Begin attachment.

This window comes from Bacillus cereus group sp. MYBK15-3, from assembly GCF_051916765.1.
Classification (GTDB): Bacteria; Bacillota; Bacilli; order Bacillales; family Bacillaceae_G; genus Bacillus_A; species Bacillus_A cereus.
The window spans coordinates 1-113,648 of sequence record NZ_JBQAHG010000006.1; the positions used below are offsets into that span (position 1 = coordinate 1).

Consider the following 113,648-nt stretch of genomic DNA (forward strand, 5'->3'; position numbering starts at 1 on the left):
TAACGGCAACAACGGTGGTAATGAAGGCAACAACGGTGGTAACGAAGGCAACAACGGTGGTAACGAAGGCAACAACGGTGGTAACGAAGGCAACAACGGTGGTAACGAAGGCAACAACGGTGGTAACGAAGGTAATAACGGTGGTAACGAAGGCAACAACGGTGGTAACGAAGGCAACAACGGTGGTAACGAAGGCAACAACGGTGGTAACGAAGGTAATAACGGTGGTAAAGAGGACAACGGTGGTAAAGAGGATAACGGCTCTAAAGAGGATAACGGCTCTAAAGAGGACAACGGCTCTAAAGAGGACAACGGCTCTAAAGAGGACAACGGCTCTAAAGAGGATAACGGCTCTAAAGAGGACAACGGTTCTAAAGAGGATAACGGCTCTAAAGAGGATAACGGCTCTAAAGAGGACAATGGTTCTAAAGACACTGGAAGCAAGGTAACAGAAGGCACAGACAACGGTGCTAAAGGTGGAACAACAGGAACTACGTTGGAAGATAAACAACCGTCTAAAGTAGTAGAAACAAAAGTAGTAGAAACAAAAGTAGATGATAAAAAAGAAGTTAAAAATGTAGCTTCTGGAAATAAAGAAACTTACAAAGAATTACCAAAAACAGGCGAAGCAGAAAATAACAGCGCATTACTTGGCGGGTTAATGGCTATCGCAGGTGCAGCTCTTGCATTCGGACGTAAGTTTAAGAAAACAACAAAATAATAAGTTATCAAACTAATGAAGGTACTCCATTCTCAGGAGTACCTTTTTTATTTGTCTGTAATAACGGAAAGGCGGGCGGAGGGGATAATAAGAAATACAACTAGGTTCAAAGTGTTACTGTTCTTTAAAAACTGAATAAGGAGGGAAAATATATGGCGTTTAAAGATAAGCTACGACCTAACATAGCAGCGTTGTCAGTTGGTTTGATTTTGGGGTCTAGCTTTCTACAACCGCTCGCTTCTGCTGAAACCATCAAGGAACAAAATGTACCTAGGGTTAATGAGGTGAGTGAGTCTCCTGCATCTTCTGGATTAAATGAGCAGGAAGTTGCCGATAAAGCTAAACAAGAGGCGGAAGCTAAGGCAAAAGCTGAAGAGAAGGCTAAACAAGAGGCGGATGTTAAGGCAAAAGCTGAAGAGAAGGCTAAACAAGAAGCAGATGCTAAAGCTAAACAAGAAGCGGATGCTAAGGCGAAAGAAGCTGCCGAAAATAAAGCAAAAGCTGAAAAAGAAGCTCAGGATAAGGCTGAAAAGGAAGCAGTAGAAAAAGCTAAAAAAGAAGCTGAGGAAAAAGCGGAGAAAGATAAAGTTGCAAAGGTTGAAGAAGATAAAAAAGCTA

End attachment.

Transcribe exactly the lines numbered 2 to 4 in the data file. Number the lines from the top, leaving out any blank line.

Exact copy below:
Classification (GTDB): Bacteria; Bacillota; Bacilli; order Bacillales; family Bacillaceae_G; genus Bacillus_A; species Bacillus_A cereus.
The window spans coordinates 1-113,648 of sequence record NZ_JBQAHG010000006.1; the positions used below are offsets into that span (position 1 = coordinate 1).

Consider the following 113,648-nt stretch of genomic DNA (forward strand, 5'->3'; position numbering starts at 1 on the left):